Are bloggers reporters?

The New York Times covers the Apple vs Bloggers suit again today. Clearly not all bloggers have journalistic aspirations or intentions, nor do they work with the discipline of professional journalists.
However, there are blogs which have a much more investigative-style akin to mainstream media and which emulate those disciplines. At what point do they cross the threshold and gain the privileges and protections of mainstream journalists? Is it the number of readers the blog attracts? If so, many blogs are more journalistic than niche publications. Is it a function of accreditation? Securing a certification which demonstrates intent to practice investigative blogging and a subscription to a code of ethics? Is that even practicable?

The risk here is obviously that a universal rule will either apply to all bloggers who become de facto journalists whether they want to or not, which devalues the profession and its rights. Or that those rights are withdrawn from all journalists as a blanket ruling. Neither is satisfactory. I suspect the accreditation route might be a way forward if a practical solution can be found. There’s a similar approach being taken with podcasting and the licensing issues which that involves if podcasters chose to broadcast music, but again that is still nascent and ability to enforce those licensing rights is difficult when dealing with individuals.

"Some bloggers want any protection available to journalists at traditional media companies to also be available to them, and journalists at those companies want to make sure that the reporter shield privilege is preserved.
Yet if recognizing a privilege for bloggers means that everyone online can maintain that they are journalists, judges may conclude that rather than giving everyone the privilege, no one should have it. That possibility worries reporters, who could find themselves at new risk for what they write or broadcast."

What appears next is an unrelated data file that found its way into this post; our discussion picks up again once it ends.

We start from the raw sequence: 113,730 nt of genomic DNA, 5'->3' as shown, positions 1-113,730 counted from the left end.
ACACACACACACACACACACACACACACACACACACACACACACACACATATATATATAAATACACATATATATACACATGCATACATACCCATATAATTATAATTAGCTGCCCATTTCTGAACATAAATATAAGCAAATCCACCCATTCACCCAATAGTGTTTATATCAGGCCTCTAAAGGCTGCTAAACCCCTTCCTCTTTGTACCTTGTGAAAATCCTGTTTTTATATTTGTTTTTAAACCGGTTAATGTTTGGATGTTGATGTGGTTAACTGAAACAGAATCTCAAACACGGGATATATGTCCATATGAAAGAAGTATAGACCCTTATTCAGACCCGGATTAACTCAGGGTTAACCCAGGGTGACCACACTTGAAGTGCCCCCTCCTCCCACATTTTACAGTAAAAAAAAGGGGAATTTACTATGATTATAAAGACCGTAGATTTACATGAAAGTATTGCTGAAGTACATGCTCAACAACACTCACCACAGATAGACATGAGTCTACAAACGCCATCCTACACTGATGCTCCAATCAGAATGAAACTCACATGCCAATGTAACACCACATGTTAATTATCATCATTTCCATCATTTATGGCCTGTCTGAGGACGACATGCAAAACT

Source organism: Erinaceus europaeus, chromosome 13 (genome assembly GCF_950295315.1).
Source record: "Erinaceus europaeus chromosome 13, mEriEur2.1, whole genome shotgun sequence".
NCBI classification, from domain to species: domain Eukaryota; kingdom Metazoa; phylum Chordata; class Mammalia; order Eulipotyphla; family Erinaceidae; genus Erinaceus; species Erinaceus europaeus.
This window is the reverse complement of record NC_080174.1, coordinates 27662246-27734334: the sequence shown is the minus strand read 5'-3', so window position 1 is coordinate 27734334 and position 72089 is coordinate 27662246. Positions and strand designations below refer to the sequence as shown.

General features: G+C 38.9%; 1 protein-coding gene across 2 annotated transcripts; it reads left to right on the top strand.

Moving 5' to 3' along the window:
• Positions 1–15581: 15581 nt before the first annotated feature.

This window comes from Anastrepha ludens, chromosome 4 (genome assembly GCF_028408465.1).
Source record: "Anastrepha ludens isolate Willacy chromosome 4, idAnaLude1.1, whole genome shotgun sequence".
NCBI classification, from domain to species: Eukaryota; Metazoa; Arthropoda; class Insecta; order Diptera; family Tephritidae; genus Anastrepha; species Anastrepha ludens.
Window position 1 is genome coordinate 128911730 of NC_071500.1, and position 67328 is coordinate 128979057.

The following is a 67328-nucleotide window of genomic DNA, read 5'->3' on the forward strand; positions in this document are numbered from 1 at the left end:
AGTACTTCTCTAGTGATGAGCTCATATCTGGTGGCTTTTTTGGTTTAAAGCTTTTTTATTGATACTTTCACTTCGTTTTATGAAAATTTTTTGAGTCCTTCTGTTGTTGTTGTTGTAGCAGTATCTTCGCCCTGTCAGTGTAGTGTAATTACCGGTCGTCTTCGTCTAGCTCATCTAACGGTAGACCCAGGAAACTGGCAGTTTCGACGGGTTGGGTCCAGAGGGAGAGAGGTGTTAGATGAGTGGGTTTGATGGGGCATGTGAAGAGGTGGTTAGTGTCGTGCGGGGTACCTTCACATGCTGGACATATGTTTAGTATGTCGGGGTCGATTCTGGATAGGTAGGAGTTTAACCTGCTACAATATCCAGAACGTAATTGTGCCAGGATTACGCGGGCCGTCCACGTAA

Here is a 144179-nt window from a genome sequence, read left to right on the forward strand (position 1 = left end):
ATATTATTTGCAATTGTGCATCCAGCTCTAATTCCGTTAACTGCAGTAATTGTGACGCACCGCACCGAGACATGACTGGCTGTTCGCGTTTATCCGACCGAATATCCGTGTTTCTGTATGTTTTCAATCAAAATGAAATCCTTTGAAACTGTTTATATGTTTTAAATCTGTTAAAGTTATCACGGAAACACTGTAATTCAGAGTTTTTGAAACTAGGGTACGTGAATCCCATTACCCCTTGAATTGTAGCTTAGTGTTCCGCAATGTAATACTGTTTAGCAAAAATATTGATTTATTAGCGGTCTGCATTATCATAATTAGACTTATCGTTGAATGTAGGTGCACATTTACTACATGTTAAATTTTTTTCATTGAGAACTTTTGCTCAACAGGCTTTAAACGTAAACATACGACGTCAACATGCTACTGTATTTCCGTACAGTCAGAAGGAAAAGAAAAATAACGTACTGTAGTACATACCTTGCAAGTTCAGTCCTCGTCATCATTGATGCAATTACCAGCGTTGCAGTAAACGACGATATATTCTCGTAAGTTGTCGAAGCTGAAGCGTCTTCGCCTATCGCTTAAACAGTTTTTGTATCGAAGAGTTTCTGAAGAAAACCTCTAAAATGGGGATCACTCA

• If a journalist blogs, then that blogger is a journalist.
    As for the priviledges of journalists, it would be far better for our country if there were no shield laws-

  • Hi Alice,
    I agree that if a mainstream journalist also blogs, then that blogger is a still a journalist, and therefore maintains rights over confidentiality of source. Many journalists use personal blogs to expand on issues they discuss in their ‘day job’. They are governed by the editorial guidelines of their publication on those blogs as well e.g. Hiawatha Bray and Boston Globe.
    The issue seems more when a blogger is reporting, at what point to they cross that boundary from the personal recounting of events into journalism. If it’s the instant they report on an event, does that not undermine the training and experience those who practise it professionally (and are paid to do so) have earned? I’m not sure. Certainly volunteer policemen don’t have the same rights as their professionally-trained counterparts. They each have a role, and each contribute but the rights of the volunteer are more limited. Perhaps there will be a similar distinction here?

  • I don’t think there should be a legal distinction. But then I abhor shield laws.